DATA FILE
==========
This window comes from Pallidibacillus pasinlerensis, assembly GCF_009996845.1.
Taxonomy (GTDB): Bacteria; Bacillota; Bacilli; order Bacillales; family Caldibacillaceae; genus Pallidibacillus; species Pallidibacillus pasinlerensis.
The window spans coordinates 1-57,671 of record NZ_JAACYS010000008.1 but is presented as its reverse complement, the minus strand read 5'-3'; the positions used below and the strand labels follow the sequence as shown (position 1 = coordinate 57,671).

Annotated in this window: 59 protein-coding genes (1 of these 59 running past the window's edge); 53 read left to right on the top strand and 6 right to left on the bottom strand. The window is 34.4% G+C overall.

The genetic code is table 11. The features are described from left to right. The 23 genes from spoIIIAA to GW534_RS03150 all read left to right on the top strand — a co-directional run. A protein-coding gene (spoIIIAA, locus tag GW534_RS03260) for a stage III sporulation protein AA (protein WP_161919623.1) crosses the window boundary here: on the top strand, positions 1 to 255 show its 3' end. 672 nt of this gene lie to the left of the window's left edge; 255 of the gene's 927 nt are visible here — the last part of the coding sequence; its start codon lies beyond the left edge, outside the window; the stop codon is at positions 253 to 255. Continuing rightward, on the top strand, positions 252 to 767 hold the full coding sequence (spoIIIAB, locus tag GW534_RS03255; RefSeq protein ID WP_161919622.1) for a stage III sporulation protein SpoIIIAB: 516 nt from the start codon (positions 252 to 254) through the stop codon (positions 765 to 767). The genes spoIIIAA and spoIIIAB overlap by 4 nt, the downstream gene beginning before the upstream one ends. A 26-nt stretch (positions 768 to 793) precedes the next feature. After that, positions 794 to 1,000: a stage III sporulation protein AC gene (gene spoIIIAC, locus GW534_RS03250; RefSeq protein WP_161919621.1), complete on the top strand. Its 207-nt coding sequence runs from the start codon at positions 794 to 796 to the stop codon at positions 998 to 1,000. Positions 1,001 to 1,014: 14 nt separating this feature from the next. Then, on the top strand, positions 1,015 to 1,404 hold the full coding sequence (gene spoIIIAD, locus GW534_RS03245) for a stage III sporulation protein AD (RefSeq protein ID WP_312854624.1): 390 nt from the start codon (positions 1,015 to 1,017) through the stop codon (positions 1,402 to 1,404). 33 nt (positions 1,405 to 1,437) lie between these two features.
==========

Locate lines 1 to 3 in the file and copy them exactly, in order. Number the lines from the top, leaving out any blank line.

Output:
This window comes from Pallidibacillus pasinlerensis, assembly GCF_009996845.1.
Taxonomy (GTDB): Bacteria; Bacillota; Bacilli; order Bacillales; family Caldibacillaceae; genus Pallidibacillus; species Pallidibacillus pasinlerensis.
The window spans coordinates 1-57,671 of record NZ_JAACYS010000008.1 but is presented as its reverse complement, the minus strand read 5'-3'; the positions used below and the strand labels follow the sequence as shown (position 1 = coordinate 57,671).